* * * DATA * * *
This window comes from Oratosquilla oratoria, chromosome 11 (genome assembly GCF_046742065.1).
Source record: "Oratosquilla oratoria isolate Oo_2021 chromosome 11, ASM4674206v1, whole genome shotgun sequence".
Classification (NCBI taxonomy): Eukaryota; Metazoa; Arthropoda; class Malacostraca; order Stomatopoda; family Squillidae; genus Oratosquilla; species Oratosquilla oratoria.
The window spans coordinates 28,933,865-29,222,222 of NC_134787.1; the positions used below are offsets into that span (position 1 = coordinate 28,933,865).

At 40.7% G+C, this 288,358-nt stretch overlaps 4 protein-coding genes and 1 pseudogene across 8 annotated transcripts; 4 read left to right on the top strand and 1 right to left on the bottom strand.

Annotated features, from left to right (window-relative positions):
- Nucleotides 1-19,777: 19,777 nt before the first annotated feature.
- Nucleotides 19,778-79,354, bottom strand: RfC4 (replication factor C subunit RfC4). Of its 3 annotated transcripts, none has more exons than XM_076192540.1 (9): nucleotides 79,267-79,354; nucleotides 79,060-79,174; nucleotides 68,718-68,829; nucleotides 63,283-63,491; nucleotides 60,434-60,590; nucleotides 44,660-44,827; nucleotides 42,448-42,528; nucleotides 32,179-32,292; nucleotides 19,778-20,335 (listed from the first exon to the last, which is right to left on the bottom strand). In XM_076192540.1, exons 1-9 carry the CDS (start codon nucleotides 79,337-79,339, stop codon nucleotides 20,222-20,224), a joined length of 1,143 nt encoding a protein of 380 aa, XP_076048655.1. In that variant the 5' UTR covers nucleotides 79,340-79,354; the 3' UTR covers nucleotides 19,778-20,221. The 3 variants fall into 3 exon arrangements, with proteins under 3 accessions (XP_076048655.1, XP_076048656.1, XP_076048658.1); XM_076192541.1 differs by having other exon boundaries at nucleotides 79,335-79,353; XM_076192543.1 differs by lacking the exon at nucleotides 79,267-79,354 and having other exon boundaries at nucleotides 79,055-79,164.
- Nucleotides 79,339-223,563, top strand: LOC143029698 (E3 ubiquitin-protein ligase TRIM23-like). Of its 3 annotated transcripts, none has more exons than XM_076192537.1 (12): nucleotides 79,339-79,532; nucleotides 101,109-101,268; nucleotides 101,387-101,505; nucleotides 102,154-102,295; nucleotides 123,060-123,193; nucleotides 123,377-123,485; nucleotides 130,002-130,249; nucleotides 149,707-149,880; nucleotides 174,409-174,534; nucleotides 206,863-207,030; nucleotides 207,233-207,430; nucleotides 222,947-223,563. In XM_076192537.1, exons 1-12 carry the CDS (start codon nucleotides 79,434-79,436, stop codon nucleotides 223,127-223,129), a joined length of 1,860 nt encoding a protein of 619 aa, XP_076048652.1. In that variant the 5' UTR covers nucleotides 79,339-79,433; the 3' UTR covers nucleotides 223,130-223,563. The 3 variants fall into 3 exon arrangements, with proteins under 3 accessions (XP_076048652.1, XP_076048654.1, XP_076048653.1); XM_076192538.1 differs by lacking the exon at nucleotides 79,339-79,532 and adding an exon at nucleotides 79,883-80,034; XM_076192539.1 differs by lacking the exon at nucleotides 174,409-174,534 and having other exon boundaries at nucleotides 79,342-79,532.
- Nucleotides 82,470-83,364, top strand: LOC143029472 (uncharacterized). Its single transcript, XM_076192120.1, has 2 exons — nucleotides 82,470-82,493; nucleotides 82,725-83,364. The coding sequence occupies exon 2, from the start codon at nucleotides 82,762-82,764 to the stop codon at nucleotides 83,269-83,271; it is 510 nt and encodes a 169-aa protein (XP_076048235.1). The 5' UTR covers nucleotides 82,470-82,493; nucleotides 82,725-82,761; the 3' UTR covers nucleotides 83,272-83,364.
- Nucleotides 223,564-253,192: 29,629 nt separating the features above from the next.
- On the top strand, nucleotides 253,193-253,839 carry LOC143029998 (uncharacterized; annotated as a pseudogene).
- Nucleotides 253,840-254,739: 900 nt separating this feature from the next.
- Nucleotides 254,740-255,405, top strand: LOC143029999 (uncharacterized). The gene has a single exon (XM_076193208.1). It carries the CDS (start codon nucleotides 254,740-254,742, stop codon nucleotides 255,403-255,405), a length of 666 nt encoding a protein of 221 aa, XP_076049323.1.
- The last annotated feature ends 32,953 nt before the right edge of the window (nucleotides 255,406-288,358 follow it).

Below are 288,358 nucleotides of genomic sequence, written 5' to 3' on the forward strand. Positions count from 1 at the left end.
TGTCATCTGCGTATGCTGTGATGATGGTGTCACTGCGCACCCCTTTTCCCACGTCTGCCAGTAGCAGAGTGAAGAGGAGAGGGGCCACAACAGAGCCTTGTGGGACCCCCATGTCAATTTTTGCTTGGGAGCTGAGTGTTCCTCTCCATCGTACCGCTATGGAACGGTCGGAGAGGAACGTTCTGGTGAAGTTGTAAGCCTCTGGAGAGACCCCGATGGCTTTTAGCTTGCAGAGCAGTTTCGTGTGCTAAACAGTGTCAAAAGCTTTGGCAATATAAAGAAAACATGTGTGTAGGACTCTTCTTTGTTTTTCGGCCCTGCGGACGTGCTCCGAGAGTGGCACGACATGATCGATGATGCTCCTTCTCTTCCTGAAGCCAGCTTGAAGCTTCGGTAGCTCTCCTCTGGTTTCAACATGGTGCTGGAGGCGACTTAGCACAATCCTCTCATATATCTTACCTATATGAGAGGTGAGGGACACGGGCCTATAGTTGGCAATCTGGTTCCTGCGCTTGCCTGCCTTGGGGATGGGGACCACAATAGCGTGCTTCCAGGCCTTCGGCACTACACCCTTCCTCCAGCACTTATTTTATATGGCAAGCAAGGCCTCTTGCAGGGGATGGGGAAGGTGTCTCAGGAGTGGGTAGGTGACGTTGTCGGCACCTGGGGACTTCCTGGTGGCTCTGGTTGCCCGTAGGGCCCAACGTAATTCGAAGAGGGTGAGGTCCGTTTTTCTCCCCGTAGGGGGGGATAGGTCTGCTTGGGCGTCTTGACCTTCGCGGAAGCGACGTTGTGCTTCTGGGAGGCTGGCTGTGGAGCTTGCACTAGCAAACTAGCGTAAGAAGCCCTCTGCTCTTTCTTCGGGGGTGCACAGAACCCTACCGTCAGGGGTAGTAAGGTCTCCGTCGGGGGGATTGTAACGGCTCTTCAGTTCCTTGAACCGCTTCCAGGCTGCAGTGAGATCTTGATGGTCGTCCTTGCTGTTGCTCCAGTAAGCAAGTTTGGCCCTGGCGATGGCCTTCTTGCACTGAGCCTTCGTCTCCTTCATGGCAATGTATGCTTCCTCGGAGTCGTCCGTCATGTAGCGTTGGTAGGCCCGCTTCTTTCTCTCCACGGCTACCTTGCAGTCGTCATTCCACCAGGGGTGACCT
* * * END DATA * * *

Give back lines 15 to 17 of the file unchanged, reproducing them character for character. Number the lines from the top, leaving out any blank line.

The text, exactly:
- The last annotated feature ends 32,953 nt before the right edge of the window (nucleotides 255,406-288,358 follow it).

Below are 288,358 nucleotides of genomic sequence, written 5' to 3' on the forward strand. Positions count from 1 at the left end.
TGTCATCTGCGTATGCTGTGATGATGGTGTCACTGCGCACCCCTTTTCCCACGTCTGCCAGTAGCAGAGTGAAGAGGAGAGGGGCCACAACAGAGCCTTGTGGGACCCCCATGTCAATTTTTGCTTGGGAGCTGAGTGTTCCTCTCCATCGTACCGCTATGGAACGGTCGGAGAGGAACGTTCTGGTGAAGTTGTAAGCCTCTGGAGAGACCCCGATGGCTTTTAGCTTGCAGAGCAGTTTCGTGTGCTAAACAGTGTCAAAAGCTTTGGCAATATAAAGAAAACATGTGTGTAGGACTCTTCTTTGTTTTTCGGCCCTGCGGACGTGCTCCGAGAGTGGCACGACATGATCGATGATGCTCCTTCTCTTCCTGAAGCCAGCTTGAAGCTTCGGTAGCTCTCCTCTGGTTTCAACATGGTGCTGGAGGCGACTTAGCACAATCCTCTCATATATCTTACCTATATGAGAGGTGAGGGACACGGGCCTATAGTTGGCAATCTGGTTCCTGCGCTTGCCTGCCTTGGGGATGGGGACCACAATAGCGTGCTTCCAGGCCTTCGGCACTACACCCTTCCTCCAGCACTTATTTTATATGGCAAGCAAGGCCTCTTGCAGGGGATGGGGAAGGTGTCTCAGGAGTGGGTAGGTGACGTTGTCGGCACCTGGGGACTTCCTGGTGGCTCTGGTTGCCCGTAGGGCCCAACGTAATTCGAAGAGGGTGAGGTCCGTTTTTCTCCCCGTAGGGGGGGATAGGTCTGCTTGGGCGTCTTGACCTTCGCGGAAGCGACGTTGTGCTTCTGGGAGGCTGGCTGTGGAGCTTGCACTAGCAAACTAGCGTAAGAAGCCCTCTGCTCTTTCTTCGGGGGTGCACAGAACCCTACCGTCAGGGGTAGTAAGGTCTCCGTCGGGGGGATTGTAACGGCTCTTCAGTTCCTTGAACCGCTTCCAGGCTGCAGTGAGATCTTGATGGTCGTCCTTGCTGTTGCTCCAGTAAGCAAGTTTGGCCCTGGCGATGGCCTTCTTGCACTGAGCCTTCGTCTCCTTCATGGCAATGTATGCTTCCTCGGAGTCGTCCGTCATGTAGCGTTGGTAGGCCCGCTTCTTTCTCTCCACGGCTACCTTGCAGTCGTCATTCCACCAGGGGTGACCT